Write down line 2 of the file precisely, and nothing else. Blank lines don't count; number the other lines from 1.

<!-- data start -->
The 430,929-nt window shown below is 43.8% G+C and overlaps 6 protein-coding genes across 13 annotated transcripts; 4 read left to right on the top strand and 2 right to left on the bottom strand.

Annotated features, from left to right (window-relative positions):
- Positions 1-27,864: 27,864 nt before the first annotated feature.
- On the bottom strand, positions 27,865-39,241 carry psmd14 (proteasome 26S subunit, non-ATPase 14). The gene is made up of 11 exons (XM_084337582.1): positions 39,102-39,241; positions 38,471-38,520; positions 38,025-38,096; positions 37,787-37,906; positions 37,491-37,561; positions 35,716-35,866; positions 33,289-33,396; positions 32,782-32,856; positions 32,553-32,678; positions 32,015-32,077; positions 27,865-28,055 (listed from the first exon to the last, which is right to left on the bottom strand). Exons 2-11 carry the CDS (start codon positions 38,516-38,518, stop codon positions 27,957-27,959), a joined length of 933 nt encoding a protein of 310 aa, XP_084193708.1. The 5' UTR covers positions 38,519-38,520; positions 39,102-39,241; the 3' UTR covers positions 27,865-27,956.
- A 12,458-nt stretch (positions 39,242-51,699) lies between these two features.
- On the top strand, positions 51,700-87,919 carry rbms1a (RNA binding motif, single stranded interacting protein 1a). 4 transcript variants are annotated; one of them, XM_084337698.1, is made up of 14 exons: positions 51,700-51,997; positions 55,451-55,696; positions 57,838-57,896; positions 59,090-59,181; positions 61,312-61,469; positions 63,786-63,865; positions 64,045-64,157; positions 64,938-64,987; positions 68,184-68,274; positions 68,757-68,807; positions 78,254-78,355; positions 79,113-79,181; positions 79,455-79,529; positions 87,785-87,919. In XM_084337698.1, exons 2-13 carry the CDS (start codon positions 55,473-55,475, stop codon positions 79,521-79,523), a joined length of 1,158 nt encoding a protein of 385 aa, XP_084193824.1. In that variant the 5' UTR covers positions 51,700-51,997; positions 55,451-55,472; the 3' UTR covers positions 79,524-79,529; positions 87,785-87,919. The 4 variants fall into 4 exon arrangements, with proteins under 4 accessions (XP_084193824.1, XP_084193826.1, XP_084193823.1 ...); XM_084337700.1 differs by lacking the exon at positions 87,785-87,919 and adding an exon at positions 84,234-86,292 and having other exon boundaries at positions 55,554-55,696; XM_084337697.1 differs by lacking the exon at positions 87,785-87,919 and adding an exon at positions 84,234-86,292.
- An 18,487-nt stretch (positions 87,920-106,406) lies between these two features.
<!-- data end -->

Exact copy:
Annotated features, from left to right (window-relative positions):